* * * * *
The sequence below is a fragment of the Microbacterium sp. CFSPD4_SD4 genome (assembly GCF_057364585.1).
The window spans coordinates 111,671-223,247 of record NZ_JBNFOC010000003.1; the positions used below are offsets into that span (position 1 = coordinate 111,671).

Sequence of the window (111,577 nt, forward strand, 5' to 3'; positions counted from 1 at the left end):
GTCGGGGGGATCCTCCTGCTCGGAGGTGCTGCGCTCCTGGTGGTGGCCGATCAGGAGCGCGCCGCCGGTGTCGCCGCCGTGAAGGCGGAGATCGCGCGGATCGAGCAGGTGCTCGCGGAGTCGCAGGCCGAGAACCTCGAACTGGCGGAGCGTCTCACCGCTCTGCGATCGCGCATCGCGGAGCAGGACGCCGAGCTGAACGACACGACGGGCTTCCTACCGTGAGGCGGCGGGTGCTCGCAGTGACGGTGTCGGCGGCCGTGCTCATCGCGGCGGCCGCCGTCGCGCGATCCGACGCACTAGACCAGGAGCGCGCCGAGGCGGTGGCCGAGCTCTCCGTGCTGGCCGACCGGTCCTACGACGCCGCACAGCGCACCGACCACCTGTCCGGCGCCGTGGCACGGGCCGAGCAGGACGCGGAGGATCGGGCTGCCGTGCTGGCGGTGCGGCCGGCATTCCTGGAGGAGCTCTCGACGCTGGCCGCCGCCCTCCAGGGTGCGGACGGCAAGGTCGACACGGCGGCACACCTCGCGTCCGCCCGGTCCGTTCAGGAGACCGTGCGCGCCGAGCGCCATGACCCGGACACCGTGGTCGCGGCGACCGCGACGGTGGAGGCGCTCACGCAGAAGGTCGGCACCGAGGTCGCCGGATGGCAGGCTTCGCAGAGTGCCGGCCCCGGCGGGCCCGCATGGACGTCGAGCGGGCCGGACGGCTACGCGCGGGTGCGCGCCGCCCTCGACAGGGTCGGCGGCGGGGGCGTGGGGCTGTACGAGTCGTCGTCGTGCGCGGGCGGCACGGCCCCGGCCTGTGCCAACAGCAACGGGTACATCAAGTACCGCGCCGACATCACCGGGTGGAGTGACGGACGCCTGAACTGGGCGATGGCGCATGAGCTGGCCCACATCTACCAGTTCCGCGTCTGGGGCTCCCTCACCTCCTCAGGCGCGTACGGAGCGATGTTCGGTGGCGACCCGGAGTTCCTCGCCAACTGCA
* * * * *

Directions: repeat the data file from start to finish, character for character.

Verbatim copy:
The sequence below is a fragment of the Microbacterium sp. CFSPD4_SD4 genome (assembly GCF_057364585.1).
The window spans coordinates 111,671-223,247 of record NZ_JBNFOC010000003.1; the positions used below are offsets into that span (position 1 = coordinate 111,671).

Sequence of the window (111,577 nt, forward strand, 5' to 3'; positions counted from 1 at the left end):
GTCGGGGGGATCCTCCTGCTCGGAGGTGCTGCGCTCCTGGTGGTGGCCGATCAGGAGCGCGCCGCCGGTGTCGCCGCCGTGAAGGCGGAGATCGCGCGGATCGAGCAGGTGCTCGCGGAGTCGCAGGCCGAGAACCTCGAACTGGCGGAGCGTCTCACCGCTCTGCGATCGCGCATCGCGGAGCAGGACGCCGAGCTGAACGACACGACGGGCTTCCTACCGTGAGGCGGCGGGTGCTCGCAGTGACGGTGTCGGCGGCCGTGCTCATCGCGGCGGCCGCCGTCGCGCGATCCGACGCACTAGACCAGGAGCGCGCCGAGGCGGTGGCCGAGCTCTCCGTGCTGGCCGACCGGTCCTACGACGCCGCACAGCGCACCGACCACCTGTCCGGCGCCGTGGCACGGGCCGAGCAGGACGCGGAGGATCGGGCTGCCGTGCTGGCGGTGCGGCCGGCATTCCTGGAGGAGCTCTCGACGCTGGCCGCCGCCCTCCAGGGTGCGGACGGCAAGGTCGACACGGCGGCACACCTCGCGTCCGCCCGGTCCGTTCAGGAGACCGTGCGCGCCGAGCGCCATGACCCGGACACCGTGGTCGCGGCGACCGCGACGGTGGAGGCGCTCACGCAGAAGGTCGGCACCGAGGTCGCCGGATGGCAGGCTTCGCAGAGTGCCGGCCCCGGCGGGCCCGCATGGACGTCGAGCGGGCCGGACGGCTACGCGCGGGTGCGCGCCGCCCTCGACAGGGTCGGCGGCGGGGGCGTGGGGCTGTACGAGTCGTCGTCGTGCGCGGGCGGCACGGCCCCGGCCTGTGCCAACAGCAACGGGTACATCAAGTACCGCGCCGACATCACCGGGTGGAGTGACGGACGCCTGAACTGGGCGATGGCGCATGAGCTGGCCCACATCTACCAGTTCCGCGTCTGGGGCTCCCTCACCTCCTCAGGCGCGTACGGAGCGATGTTCGGTGGCGACCCGGAGTTCCTCGCCAACTGCA